The Ten Principles of the DevOps Movement
It looks like that DevOps has hit the Mainstream. Gartner says by 2016, DevOps will evolve from a niche to a mainstream strategy employed by 25 percent of the Global 2000 Organizations.
This means that the DevOps Movement has already begun to be treated as a mainstream market, with vendors enjoying a toolset market that reached US$2.3 billion in 2015. Besides that, a whole ecosystem has been created in order to surf the DevOps wave. Certifications, events, communities, portals, media companies, marketing speeches, roles, self-promotions and more among others.
This talk is about the 10 Principles of the DevOps Movement. I will attempt to strip DevOps back to its bare essentials and explain the core principles of this great movement, which is definitely changing the digital business game around the World.
Here are the principles of the DevOps movement, covered in this session:
DevOps is a Journey. You will never get there. It never ends...
DevOps is not just about tooling and automation. You’ll need far more to achieve business high-performance and people’s happiness
Achieve a state of flow! The secret is doing small and frequent changes.
As a Team, everybody should be working on the same process, technologies and script languages.
There is just one lifecycle, the business one.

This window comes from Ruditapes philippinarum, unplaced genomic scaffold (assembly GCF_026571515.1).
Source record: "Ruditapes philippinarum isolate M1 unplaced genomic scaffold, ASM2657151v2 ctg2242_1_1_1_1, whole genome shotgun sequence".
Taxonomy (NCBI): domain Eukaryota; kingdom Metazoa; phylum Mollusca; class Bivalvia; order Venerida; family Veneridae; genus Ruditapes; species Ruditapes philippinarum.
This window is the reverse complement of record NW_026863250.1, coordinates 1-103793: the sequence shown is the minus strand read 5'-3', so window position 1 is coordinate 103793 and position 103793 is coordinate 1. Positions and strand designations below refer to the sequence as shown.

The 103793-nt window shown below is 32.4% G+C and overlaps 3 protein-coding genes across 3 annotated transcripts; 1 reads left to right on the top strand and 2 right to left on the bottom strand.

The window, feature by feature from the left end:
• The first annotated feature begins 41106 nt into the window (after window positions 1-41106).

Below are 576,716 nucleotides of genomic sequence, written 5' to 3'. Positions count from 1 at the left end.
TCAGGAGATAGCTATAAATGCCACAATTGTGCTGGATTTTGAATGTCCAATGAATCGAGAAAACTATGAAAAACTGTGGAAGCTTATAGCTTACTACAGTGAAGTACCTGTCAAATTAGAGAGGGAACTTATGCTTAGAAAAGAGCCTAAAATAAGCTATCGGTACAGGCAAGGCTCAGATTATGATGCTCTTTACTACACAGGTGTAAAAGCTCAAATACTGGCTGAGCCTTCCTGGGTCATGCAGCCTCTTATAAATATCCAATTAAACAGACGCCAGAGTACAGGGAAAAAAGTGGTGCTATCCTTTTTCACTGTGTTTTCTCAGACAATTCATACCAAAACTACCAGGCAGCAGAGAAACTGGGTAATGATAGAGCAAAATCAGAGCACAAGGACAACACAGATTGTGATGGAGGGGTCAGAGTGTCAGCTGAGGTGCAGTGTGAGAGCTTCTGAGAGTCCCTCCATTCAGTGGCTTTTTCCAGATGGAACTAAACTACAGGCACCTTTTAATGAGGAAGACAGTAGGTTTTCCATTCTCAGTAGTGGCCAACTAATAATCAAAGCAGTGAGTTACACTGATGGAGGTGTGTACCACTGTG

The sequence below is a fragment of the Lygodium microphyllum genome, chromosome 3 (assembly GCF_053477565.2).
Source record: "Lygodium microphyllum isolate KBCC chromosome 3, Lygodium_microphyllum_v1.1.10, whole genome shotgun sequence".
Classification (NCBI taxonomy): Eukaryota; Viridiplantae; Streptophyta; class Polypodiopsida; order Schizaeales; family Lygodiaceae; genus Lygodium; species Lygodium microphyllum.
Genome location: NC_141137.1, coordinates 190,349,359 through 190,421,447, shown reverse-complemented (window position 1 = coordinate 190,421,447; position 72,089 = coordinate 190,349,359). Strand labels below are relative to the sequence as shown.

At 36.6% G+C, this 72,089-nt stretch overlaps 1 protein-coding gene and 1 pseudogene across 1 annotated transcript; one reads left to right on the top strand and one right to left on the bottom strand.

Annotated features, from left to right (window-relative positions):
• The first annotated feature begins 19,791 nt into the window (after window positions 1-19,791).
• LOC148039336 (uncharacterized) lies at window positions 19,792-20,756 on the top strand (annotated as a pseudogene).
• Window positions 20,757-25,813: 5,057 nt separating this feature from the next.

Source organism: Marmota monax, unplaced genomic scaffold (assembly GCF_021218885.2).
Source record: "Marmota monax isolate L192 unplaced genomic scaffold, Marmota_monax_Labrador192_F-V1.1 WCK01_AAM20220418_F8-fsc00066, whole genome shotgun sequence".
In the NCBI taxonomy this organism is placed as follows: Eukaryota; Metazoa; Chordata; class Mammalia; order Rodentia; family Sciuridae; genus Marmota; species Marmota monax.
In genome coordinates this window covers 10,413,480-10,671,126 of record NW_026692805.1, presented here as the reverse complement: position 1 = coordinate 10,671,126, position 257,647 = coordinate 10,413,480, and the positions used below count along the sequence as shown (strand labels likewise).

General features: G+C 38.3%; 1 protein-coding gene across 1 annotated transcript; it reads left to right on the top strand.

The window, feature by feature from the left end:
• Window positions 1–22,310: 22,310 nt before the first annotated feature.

If the business is not involved, believe me, you are not doing DevOps!
Focus on a strategic Business Applications and improve continuously.
Create your own unicorn!
Do whatever needs to be done to help the business win!
- Share the results. Help people believe they can also help change the world!
Outline/Structure of the Talk
The idea is to go straight to the first topic and spend 6 minutes talking about each of the ten principles. It is likely that I have one or two slides to support my speech, always with some type o diagram, animation or illustration. Never with a bunch of bullets. After the talk, I will be around to talk with the attendees.
Each one of the ten principles aims to deliver important takeaways for the audience. This includes original theories, experiments, and learnings from practical experiences on large organizations. This is a talk from a practitioner for practitioners.
all Dev and Ops leadership roles